Connections: Freedom Hall

The icing on the cake

    The letters to the editor in The East Hampton Star, to me, are the icing on the cake. I was about to say they are the spice in the stew, but stewing is not only a method of getting a batch of foods together and cooking them, but also means fretting or fussing . . . and maybe making a fuss isn’t quite what some letter writers need to be further encouraged to do.

    Be that as it may, I try to read everything in every issue of The Star and leave the icing on the cake for last. Even though I usually have a bit of a head start, by reading the editorials and a number of the news stories before they see print, I don’t always attain that goal. Aside from the obvious fact that there’s always a lot in the paper, I am a slow reader. To be honest, I sort of pride myself on being a slow reader, because I decided some years ago that slow readers make good proofreaders. I like to think I’m good at it.

    A long time ago, in the 1970s to be exact, we had a brilliant young man on the editorial staff who was a terrible proofreader. At first, I thought it was an anomaly, but eventually I decided that the words on a page went from his eye to his brain so fast that he couldn’t register anything but the meaning. He wrote very, very slowly, every word chosen carefully and spelled correctly, but he wasn’t much use when the time came to check letters to the editor for typos and such.

    The late Everett Rattray, who more than 50 years ago established The Star’s policy of printing every letter received (unless obscene or libelous), used to call our letters pages Freedom Hall. The idea of Freedom Hall referred, in part, to his decision to run letters that expressed opinions that some would consider hateful: This country doesn’t need the First Amendment to protect speech that everyone likes; it is the opinions that are out of the mainstream that need protection. (If you think back on the history of the 20th century, and the ways in which nationalism and group-think can run amok, you will understand that this principle is true.) He also agreed that we should print letters that seemed flat-out crazy. Who were we, he asked, to judge?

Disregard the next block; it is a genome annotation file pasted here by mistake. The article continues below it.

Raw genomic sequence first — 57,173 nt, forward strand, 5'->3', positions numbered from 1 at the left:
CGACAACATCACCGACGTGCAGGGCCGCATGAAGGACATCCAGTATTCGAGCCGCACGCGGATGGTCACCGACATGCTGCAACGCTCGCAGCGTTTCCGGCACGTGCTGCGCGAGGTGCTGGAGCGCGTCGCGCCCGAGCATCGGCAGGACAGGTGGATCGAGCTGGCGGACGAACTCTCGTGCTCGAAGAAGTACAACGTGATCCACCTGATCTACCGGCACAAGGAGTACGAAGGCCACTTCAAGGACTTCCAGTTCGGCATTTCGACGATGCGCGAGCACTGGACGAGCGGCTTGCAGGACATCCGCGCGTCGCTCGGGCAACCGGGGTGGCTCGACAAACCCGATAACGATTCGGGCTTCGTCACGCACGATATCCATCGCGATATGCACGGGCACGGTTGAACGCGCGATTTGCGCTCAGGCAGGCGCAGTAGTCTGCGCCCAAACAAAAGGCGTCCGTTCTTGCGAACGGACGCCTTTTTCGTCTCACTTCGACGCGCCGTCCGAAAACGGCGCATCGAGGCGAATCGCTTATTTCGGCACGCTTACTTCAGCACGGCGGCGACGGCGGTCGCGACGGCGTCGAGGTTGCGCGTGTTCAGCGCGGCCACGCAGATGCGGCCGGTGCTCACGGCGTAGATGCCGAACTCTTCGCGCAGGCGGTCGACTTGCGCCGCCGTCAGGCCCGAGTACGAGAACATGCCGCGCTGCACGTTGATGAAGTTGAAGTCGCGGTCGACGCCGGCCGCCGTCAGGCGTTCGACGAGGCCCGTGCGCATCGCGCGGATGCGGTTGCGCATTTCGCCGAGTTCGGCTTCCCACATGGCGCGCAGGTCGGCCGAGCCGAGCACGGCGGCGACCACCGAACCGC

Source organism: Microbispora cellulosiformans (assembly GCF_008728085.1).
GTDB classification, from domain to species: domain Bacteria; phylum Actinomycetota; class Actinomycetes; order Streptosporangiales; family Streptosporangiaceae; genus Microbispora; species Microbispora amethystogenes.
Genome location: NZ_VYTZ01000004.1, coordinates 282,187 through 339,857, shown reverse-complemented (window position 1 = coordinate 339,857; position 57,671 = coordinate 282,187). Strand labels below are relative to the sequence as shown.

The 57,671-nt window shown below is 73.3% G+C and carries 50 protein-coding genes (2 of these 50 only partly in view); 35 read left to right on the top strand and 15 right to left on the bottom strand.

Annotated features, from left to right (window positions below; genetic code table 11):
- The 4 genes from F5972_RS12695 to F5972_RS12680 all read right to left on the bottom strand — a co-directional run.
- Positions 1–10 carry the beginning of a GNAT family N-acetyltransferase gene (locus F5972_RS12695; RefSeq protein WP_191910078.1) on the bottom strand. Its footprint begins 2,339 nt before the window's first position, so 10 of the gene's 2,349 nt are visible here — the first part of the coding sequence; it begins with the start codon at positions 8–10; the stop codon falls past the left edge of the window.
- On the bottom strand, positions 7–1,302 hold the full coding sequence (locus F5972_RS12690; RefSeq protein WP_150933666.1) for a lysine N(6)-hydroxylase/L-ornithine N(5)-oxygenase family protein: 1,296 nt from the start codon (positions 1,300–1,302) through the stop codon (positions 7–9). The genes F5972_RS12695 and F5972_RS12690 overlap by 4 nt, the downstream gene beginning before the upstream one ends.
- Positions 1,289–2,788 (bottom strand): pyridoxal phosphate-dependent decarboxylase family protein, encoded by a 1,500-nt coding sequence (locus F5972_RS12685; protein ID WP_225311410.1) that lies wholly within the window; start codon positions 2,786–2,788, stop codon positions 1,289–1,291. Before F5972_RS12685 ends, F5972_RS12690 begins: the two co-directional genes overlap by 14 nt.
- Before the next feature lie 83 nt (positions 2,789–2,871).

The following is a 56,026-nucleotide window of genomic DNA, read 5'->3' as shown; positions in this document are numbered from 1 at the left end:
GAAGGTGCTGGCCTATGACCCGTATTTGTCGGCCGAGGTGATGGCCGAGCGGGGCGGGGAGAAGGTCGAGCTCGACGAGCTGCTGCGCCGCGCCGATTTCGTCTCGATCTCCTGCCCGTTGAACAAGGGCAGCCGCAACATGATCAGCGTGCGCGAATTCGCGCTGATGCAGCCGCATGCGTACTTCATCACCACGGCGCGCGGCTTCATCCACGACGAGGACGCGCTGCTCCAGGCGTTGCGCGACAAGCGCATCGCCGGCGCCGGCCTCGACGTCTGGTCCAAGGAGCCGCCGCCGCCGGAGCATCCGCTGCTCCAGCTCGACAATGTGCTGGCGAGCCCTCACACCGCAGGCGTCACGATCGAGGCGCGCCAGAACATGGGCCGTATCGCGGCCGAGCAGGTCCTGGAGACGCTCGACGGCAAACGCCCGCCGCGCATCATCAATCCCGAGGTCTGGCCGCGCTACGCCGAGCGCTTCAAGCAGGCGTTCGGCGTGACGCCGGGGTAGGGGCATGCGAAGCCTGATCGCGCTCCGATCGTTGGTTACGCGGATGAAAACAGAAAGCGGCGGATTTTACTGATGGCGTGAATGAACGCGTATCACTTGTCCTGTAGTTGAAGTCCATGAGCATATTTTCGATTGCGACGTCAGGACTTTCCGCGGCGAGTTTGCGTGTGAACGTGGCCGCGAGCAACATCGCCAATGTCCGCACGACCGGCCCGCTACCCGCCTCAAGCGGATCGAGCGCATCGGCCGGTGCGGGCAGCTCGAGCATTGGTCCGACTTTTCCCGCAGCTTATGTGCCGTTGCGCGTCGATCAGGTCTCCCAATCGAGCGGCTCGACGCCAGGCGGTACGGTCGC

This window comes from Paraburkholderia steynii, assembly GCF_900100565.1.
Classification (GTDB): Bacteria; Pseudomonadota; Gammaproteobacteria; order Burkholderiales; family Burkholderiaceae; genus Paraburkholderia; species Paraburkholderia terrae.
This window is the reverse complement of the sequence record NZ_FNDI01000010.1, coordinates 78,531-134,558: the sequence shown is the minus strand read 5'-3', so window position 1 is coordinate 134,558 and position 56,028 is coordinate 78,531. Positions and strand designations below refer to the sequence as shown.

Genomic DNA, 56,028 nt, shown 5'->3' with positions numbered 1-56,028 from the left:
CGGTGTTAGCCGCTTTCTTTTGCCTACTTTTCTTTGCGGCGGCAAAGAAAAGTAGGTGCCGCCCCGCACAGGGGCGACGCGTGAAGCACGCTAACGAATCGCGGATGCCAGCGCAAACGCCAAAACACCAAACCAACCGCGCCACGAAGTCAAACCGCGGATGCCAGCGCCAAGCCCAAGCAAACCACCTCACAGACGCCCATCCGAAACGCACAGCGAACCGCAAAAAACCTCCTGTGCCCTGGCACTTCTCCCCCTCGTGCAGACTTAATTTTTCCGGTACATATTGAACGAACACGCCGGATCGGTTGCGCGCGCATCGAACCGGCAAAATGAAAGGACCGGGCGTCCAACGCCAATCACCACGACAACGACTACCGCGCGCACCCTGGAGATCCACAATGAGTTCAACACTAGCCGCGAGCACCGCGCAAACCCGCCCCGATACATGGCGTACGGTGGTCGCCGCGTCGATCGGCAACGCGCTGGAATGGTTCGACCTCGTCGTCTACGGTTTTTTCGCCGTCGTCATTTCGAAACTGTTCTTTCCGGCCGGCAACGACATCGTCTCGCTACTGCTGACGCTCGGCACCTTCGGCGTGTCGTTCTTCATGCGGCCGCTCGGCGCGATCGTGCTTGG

Of course, I have to admit that I enjoy it when the print gossip columns and electronic celebrity Web sites pick up something from our letters, as they have since we ran a letter from Alec Baldwin on Oct. 3. But, honestly, it wasn’t Mr. Baldwin who got me thinking about the letters pages but Paul Thorton, the editor of The Los Angeles Times.

    Mr. Thorton has announced that he will no longer publish letters to the editor from climate-change deniers  because their statements are factually inaccurate. This gave me pause. In my opinion, an informed society requires access to what people are thinking, whether right or wrong. If I had Mr. Thorton’s ear, I would suggest that, instead of a ban, an editor’s note pointing to a legitimate scientific source would serve his readers better.

    By the way, Alec Baldwin is in The Star again this week, responding to a letter last week from an East Hampton photographer he had lambasted. There’s no doubt that our letters pages are a continuing and lively community bulletin board, and I am happy to say the digital revolution hasn’t put a damper on it one bit.